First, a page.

The Tigers will hang around in some games just like they did a year ago solely on the efforts of their defense. Demarco McNeil returns to stalk opposing ball carriers for a 3rd season as a starter. McNeil needs to generate the push he did in 2000. McNeil was double-teamed most of the season and will be as well in 2002. Someone must step up to fill the gap. Spencer Johnson should reap some of those benefits. Reports are he hit the weights hard in the off-season. Look for Johnson to make some noise. He has been a little beaten up. If he can stay away from the injury bug, he'll make a difference. The ends will need some development. Reggie Torbor will man one side while the other side is up for grabs between Jay Ratliff and Steven Bouldin. Both will see action, but Ratliff should emerge as the starter.

Linebackers are a plenty on the plains. They are long on talent if not experience. Karlos Dansby should star and Dontarrious Thomas may challenge for post-season honors. Lemarcus Rowell looks to have taken care of business in the classroom, so he should provide quality depth outside. There are a lot of underclassmen, but they were big-time in high school and with a year on the strength and conditioning they should be ready to provide some depth.

The secondary should remain solid. Auburn started two new corners a year ago and both preformed admirably. They had a few growing pains, but they shut Florida down. This group should be the heart and soul of the defense if the front wall can create a pass rush. Roderick Hood emerged as a true cover guy and Carlos Rogers did all that was asked of him and his job seems secure this season. Rashaud Walker returns again to punish pass catchers that stray too far over the middle. Stanford Simmons finished the season as the starter, but was unseated in the spring by Donnay Young. That battle should be hotly contested throughout two-a-days.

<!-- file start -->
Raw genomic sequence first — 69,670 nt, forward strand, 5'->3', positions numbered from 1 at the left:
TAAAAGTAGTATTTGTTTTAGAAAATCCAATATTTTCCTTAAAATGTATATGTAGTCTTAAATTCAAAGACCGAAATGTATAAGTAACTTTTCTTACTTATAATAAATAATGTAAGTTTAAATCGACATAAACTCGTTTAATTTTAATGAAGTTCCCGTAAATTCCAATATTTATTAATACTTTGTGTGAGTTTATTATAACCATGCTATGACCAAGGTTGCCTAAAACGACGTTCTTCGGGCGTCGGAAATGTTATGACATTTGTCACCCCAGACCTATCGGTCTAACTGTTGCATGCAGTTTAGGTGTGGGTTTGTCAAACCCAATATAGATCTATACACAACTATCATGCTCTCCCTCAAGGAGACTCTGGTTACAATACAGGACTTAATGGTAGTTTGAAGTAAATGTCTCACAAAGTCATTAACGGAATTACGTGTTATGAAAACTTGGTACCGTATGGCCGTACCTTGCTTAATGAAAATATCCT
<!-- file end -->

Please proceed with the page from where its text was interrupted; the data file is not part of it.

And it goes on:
I would be remiss if I didn't mention difference-maker, kicker Damon Duval returns for his senior campaign. Duval was a Lou Groza finalist a year ago and will be one of the nation's best again this year. In close games, this guy pulls them through. He was the difference in 3 wins.

Southern California
W. Carolina
@ Mississippi State
@ Florida
@ Ole Miss
@ Alabama

Auburn likes home cooking. I will commend the Tigers for following the SEC's trend of one major non-conference opponent. The USC game will be a good barometer of what the Tigers have this season and my initial inkling is it won't be much. If they don't take 3 of 4 non-conference games, chances are Auburn will have a losing season. The law of averages has to catch up sooner or later. The offense has fewer weapons than it has had the past two season and Cadillac Williams can't do it alone. There is no Tim Carter or Ronney Daniels to stretch the defense anymore. Look for Auburn to face eight to nine people in the box nearly every down. They don't have the personnel to challenge a team in the passing game. One of the biggest obstacles for the Tigers is the conference road schedule. Four very tough contests. The Tigers have had trouble at the dog pound the last few trips. Florida will try to hang half a hundred on them to avenge last year's loss. Ole Miss vs. Tuberville? Nuf said! The Iron Bowl on the road. That's about as bad as an SEC West team can have it in conference. Look for Auburn to win one of the four, but it wouldn't be too much of a shock if they lose all four. When you add in the fact that Georgia visits the plains late in the season, a losing conference record seems like a virtual certainty.

I like Auburn, but they aren't a very good football team. Their luck ran out down the stretch and the offensive problems will continue. Look for the War Eagle faithful to be in a full blown tizzy come late October.

Until next time,

Steve Robertson
Galatians 6:16-17

Steve Robertson is a free-lance correspondent who writes The Robertson Report for the premium site portion of Gene's Page. Steve's email address is